Thursday, June 04, 2009

Why California & the Newspaper biz is bankrupt

This is a perfect example of why both the state of California and the news media are failing. This buried story should have been on the front page of every newspaper in California, but instead it was hidden deep inside the paper. The story was printed on page 7 of the Oakland Tribune, owned by MediaNews Group, (ie: Dean Singleton who is also CEO of Associated Press) one of the largest consolidated newspaper groups in America.

While Programs For Poor Get The Knife,
Corporations Prepare For Tax Windfall

By Steven Harmon, MediaNews Sacramento Bureau
Posted: 06/03/2009 01:02:05 PM PDT, Updated: 06/04/2009 05:55:55 AM PDT

SACRAMENTO — Corporate tax giveaways from dead-of-night budget agreements in September and February will cost the state as much as $2.5 billion in revenues at a time when lawmakers are contemplating eliminating programs for the poor, a budget analyst said Wednesday.

The tax loopholes made it through the Legislature with no public hearings and little analysis of the effect, said Jean Ross, executive director for the California Budget Project, a research group that studies the effects of policies on the poor.

"The problem with dark-of-night deals is that you never get a chance to get a debate over value choices," she said. "These three tax breaks represent a reduction of one-third the income taxes paid by California corporations.... They really represent a stark contrast in values and what kind of future we want to see for Californians."

The tax breaks will cost the state $640 million for the rest of this fiscal year and for the 2010-11 budget year as lawmakers search for ways to close a $24.3 billion deficit, according to Ross's report, "To Have and Have Not." By the time they are fully implemented in 2014-15, the tax breaks could cost nearly $2.5 billion a year, she said.

In marathon, private negotiations in February, Democratic leaders seeking support for a broad tax increase reached an agreement with Republican leaders to approve the single sales factor tax break, which allows multistate corporations to choose whether they want to be taxed solely for their sales in California rather than have their taxes based on property, payroll and sales in the state.

Schwarzenegger touts the single sales factor as a policy that will strengthen small businesses and keep jobs in California.

"There's never been a more important time to create an attractive employment climate in California so that businesses stay home and create jobs," said Aaron McLear, the governor's spokesman.

In a memo supporting the tax change, California Competes, a coalition of business, technology and education leaders, said that under the old three-factor formula, California created a "competitive disadvantage for companies with a significant presence in the state, burdening them with higher income taxes because of their property and payroll investments here."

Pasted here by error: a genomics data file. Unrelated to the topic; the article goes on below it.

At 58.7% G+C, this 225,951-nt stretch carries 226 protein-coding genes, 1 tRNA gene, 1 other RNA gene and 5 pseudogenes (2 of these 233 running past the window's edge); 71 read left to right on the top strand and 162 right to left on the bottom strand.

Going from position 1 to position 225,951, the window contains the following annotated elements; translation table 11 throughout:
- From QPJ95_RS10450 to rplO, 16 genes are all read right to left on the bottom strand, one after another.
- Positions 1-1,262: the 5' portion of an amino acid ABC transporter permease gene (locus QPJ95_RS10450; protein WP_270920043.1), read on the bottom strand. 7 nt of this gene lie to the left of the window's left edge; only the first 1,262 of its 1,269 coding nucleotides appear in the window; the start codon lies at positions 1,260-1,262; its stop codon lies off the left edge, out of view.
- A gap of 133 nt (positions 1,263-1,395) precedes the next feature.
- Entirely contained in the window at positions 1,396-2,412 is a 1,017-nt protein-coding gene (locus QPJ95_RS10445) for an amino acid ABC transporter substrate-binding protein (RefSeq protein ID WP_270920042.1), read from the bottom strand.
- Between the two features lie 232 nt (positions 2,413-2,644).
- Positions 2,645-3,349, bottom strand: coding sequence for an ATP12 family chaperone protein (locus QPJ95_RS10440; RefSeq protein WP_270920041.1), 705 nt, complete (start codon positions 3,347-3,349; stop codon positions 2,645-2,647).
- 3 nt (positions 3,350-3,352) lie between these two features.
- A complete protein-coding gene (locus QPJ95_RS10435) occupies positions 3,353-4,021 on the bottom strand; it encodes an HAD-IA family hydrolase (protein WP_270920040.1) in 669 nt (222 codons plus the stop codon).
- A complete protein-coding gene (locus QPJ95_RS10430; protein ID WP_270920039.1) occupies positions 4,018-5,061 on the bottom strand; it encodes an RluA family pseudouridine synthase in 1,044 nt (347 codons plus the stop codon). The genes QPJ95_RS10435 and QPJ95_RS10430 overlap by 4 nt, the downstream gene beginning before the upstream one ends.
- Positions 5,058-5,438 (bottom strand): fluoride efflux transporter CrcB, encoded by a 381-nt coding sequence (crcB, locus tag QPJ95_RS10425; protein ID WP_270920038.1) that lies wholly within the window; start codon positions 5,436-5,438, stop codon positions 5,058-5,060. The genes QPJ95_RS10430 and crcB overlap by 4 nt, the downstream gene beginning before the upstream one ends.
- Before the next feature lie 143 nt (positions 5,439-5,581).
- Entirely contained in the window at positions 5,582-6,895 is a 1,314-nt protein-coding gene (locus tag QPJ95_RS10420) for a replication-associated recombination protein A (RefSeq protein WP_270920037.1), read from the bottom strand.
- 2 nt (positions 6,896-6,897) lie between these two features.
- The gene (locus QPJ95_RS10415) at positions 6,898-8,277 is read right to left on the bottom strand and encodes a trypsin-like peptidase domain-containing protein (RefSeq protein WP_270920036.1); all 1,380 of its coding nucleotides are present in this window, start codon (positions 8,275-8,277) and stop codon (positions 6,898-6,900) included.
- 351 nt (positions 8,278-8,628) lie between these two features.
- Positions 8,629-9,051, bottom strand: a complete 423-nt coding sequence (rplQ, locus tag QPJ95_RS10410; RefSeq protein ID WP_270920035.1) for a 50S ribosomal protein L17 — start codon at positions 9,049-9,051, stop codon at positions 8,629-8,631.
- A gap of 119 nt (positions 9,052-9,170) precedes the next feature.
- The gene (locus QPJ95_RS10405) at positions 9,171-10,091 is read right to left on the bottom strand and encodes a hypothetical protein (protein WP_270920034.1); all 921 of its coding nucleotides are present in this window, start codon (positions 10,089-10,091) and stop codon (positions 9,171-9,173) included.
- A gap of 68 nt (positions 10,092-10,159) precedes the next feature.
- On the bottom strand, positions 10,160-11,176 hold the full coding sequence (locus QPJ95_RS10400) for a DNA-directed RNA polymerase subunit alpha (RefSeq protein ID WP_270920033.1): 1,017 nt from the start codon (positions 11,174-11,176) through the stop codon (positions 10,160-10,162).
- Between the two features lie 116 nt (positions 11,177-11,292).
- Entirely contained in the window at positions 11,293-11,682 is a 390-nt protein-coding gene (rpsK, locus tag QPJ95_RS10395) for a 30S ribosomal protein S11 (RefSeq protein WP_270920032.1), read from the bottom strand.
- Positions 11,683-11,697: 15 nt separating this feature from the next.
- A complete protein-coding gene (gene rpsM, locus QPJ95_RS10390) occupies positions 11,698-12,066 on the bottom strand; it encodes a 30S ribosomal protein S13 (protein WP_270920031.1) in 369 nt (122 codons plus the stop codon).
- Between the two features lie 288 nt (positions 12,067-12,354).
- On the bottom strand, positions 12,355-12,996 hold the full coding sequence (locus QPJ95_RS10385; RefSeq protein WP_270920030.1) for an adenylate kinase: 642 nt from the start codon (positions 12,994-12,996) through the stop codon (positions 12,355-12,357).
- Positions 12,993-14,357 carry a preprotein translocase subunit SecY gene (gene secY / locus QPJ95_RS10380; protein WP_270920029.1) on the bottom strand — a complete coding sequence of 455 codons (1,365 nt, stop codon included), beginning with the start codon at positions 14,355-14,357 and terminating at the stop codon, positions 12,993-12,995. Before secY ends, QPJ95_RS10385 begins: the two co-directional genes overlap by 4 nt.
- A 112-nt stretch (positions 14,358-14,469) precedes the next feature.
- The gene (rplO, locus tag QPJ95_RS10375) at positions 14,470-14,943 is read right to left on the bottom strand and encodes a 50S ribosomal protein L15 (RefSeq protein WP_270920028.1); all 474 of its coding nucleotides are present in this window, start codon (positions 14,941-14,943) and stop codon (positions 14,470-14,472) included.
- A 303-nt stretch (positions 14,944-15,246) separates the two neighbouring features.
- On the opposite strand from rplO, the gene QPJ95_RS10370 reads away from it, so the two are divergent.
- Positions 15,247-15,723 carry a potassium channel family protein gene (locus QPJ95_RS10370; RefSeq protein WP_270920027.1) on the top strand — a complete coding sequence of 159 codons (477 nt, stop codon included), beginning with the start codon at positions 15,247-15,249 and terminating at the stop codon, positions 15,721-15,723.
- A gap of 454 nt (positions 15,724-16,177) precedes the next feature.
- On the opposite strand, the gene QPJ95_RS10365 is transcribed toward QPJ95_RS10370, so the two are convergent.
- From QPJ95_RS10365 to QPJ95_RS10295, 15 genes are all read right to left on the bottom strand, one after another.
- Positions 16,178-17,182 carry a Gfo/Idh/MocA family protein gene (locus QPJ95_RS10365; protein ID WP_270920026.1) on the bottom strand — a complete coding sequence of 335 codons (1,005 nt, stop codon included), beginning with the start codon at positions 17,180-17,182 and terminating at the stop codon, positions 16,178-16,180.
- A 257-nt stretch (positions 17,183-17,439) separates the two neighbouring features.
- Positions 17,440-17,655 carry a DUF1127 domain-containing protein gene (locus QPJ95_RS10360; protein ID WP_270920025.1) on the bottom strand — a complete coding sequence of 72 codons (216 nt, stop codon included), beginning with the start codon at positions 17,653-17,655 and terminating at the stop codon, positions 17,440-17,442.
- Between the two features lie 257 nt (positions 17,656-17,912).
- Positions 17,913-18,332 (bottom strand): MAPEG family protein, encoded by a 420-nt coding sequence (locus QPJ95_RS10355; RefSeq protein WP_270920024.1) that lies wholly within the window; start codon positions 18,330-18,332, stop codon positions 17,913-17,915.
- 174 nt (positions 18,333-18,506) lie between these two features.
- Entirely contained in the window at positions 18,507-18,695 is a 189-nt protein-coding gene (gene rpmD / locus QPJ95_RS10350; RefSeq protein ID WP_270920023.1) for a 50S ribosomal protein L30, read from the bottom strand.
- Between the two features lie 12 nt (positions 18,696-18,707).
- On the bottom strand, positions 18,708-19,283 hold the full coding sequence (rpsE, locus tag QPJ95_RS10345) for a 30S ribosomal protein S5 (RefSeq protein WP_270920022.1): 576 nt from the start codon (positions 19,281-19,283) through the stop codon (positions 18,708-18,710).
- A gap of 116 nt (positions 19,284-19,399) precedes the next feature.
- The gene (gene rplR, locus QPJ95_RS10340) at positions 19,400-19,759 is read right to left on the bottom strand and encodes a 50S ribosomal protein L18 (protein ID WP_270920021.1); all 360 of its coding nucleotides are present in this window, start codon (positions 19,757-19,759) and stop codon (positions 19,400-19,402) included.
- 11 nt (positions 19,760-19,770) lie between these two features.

The single sales factor, the memo said, spurs job creation by eliminating the tax penalty for increasing the number of employees on payroll.

A 2005 study contradicted those arguments. The Center on Budget and Policy Priorities, a nonprofit research institute in Washington, D.C., found that while most states have lost manufacturing jobs since 1995, states that went to the single sales tax formula did not fare much better.

Ross said the benefits are overwhelmingly concentrated among "a very few, very large corporations."

According to estimates prepared by the Franchise Tax Board, nine corporations will receive tax cuts averaging $33.1 million each in 2013-14 under the single sales factor. And 80 percent of the benefits will go to the largest corporations — those with gross receipts of more than $1 billion.

"One of the things so striking about the provisions is the benefits are overwhelmingly concentrated among a very few, very large corporations," she said.

Another tax loophole allows corporations that have maxed out on their tax credits to share them with a family of related corporations. Six corporations will receive tax cuts averaging $23.5 million each in 2013-14 under the credit sharing loophole.

The third loophole, called net operating loss carrybacks, allows corporations to claim refunds on taxes already paid.

Ross said these tax breaks at full implementation would be enough to pay for the entire cost of three programs Gov. Arnold Schwarzenegger is proposing to eliminate: CalWORKS, the welfare-to-work program; Healthy Families, the health insurance program for poor children; and cash assistance payments to low-income elderly and those with severe disabilities.

"The dollars we're talking about are significant," she said. "So, when we're talking two, three, five years from now about why California has budget problems, it'll be important to look at the revenues that have been given away by the Legislature at the depth of our budget crisis."

The report, which is based on analysis prepared by the California Franchise Tax Board completed in May, was handed over Wednesday to Democratic leaders of the legislative conference committee on budgets.

While the Franchise Tax Board is not authorized to release the names of taxpayers, Ross noted that a handful have aggressively pushed the single sales factor legislation in previous efforts, including Apple, Genentech, Paramount Theaters, Disney, Intel and Warner Brothers.

Repealing the loopholes would require a two-thirds vote because it would be considered a tax increase.

Reach Steven Harmon at 916-441-2101 or sharmon@bayareanewsgroup.com.

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